islam is a peaceful religion, it preaches people to respect other people and beliefs. In islam the killing of any innocent people is forbidden and denouncing or making fun of other faiths is a sin. Islam also preaches to take everything moderately,inluding religion. the terrorists and taliban are extremists and therfore are regarded as sinful people, suicide is a huge sin in islam and to use suicide bombing to kill innocent people is probably the worst crime in islam. islam also instructs us to not harm women, children, old people or men who have surrenderred in war. Taking hostages is regarded as cowardly and a crime. So, these ‘muslim’ terrorists are actually ignorant people who are to stupid to question their orders and to findout more about islam. all these terrorists are misguided souls who commit crimes the name of islam and have no knowledge of the facts that islam condemns these acts so please think of islam differently from now is a peaceful religion,not a terrorist training code

  • alexlwe

    Ashar Ali – well put.

  • Ashar Ali: why is it illegal to wear a cross or take a bible in to Saudi Arabia?

  • Ashar Ali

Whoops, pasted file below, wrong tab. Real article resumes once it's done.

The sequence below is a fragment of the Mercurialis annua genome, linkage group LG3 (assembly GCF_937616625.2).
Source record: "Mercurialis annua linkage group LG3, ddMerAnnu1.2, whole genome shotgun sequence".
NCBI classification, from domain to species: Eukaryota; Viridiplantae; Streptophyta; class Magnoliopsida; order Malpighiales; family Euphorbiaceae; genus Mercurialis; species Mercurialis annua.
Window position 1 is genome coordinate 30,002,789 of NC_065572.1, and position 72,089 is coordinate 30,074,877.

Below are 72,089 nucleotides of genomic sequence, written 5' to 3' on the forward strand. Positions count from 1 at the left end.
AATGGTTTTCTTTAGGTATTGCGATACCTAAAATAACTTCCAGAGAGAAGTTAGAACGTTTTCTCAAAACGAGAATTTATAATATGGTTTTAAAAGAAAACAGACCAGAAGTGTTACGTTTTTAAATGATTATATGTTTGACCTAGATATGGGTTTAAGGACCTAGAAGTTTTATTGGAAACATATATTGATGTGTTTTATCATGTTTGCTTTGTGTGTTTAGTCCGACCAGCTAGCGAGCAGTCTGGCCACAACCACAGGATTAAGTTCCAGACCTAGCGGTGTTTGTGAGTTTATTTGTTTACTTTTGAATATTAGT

in saudi arabia,there is a group called the religious police or muttawah. these bastards walk around in malls and order people to cover up thier faces. in islam, its ok to uncover ur face, but by muttawah law saudi women have to do it foriegners dont hav to. muttawwah also stage random checks in handbags and confiscate anything to do with a religion other than islam, this is wrong, in islam, you are allowd to show ur pride in ur faith. foriegn tv satelleits are also banned in saudi arabia, but no one cares, and tv sattelites can be seen plainly onhouse roofs. Muttawwahs hav banned women from driving,this is sexism and according to islam, all beings are equal. Muttawwahs also ban any public showing of religion. These people are stupid and unreasonable and always carry an armed policeman with them and frequently beat up bengali or indian men not wearing the ‘correct dress code’ these men are hardly the ideal muslim religious person and in any other country they wud hav been in jail for all thier crimes. however, dont think youll find muttawah everywhere in saudi, occaisonallyy only about 1 or 2 roam thebig malls. but in saudi arabia bibles can be bought in large department stores, these are not saudi influenced, but are exported from abroad.